Doubtless, six years under a Marcos presidency would be horrible to imagine. In any other country, an exiled dictator’s son would have never been allowed this close to the pinnacle of power. Nevertheless, reality is right at our doorstep. Its danger was evident as early as 2015. Our emotions are high, our anger is justified. And I cannot help but feel an overwhelming sense of guilt at not having done enough to prevent it. But elections are not the end-all and be-all of the democratic project. Governance is a collective process, one that involves us as much as it does the country’s leadership. 

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This election has simply proven that which many of us already know – that it is still traditional politics that determine the outcome of Philippine elections. Local politicians gave Marcos Jr. the one thing he did not already have in 2016: access to the political machinery of their petty kingdoms. That has made all the difference. As long as poverty is rampant and government is unable to provide every Filipino with basic services, vote-buying, whether explicit or implicit, will persist throughout every election. As long as there are warlords and private armies in  Mindanao, electoral violence, and violence in general, will persist south of the country. As long as patronage and clientelism are pervasive – and it begins with utang na loob – politicians and voters alike will continue to support whoever is most likely to reward them for their efforts.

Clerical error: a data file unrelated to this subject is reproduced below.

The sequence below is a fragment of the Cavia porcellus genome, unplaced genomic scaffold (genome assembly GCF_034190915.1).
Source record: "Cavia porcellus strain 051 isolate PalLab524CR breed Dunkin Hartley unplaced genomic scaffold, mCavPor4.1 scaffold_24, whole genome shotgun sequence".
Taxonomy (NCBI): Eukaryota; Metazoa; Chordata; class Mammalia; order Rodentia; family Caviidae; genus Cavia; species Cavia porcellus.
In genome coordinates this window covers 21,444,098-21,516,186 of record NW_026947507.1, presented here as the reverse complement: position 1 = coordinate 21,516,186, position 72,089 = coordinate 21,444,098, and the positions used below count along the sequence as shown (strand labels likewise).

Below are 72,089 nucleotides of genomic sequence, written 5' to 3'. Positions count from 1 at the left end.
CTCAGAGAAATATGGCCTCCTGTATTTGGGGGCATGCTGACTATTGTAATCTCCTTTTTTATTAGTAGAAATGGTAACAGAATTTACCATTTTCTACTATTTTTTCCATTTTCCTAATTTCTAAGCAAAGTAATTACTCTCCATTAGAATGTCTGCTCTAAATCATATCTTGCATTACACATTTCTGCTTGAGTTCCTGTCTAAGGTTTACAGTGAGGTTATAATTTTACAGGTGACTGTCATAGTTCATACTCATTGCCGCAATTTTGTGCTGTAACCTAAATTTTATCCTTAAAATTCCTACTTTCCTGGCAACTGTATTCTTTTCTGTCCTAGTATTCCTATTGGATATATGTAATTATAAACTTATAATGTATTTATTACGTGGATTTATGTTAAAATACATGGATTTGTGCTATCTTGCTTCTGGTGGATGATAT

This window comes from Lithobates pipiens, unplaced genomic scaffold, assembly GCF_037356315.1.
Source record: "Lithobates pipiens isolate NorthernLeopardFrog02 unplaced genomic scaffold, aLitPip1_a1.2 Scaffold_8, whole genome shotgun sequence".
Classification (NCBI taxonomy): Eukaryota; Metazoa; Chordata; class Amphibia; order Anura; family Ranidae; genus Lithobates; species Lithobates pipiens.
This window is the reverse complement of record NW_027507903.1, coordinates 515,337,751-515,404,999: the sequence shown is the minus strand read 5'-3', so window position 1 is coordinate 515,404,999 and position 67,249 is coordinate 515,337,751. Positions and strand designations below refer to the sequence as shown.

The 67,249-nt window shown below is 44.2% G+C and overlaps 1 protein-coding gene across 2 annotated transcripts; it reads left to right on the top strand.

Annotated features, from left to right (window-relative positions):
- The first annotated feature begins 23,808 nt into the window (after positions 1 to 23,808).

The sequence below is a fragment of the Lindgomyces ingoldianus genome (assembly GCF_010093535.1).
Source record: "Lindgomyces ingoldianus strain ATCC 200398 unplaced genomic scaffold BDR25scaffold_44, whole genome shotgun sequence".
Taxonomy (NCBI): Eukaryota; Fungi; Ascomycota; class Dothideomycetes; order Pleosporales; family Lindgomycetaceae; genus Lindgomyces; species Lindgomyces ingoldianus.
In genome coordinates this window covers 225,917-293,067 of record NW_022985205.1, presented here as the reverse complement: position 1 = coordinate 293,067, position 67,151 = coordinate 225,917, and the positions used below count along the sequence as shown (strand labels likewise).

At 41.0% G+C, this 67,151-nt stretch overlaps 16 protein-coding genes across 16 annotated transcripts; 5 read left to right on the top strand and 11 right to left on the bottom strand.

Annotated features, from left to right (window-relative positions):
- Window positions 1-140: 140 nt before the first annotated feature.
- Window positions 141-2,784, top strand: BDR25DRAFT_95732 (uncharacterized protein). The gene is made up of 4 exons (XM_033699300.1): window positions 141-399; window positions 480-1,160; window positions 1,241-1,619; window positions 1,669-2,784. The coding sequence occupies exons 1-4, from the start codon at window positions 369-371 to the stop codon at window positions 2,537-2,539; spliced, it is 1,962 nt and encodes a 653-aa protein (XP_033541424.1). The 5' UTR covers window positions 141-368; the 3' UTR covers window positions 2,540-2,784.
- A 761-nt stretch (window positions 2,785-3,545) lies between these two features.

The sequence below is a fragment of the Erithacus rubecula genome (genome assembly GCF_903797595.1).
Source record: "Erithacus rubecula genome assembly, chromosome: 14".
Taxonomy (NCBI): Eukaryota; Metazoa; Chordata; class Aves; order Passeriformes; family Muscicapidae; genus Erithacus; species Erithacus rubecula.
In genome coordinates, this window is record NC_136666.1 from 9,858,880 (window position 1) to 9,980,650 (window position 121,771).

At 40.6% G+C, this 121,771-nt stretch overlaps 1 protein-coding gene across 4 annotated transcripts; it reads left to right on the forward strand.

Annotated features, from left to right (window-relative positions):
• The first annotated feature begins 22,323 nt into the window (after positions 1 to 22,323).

Until we manage to dismantle the Philippine elite’s monopoly on wealth and power and present a viable (and popular) alternative to trapo-style governance (on either end of the spectrum), there can be no future for liberal democracy in this country. There will be more Marcoses, there will be more Dutertes, and we will contend with them until the end of our days. So maybe it is time we rethink our strategy; to chip away at these oppressive establishments not at their summit but at their foundation; to hold to account those rightfully beholden to us at the level of local government. After all, we are not clients; they are not our patrons. We owe nothing to them; they owe everything us. 

If there is a lesson to be learned here, it is that transformative action and civic mobilization are our only real path forward. We have already planted the seed for a genuine people’s movement in this election; now is the time to nourish it. We must not lose hope and we must not lose our  momentum. The rose will bloom – one day. Until then, our work is far from over. – Rappler.com

Kyle Parada is a senior taking up Political Science at the Ateneo de Manila University. To know the truth behind the myths of the Marcos family, he invites readers to visit the Ateneo’s Digital Martial Law Museum.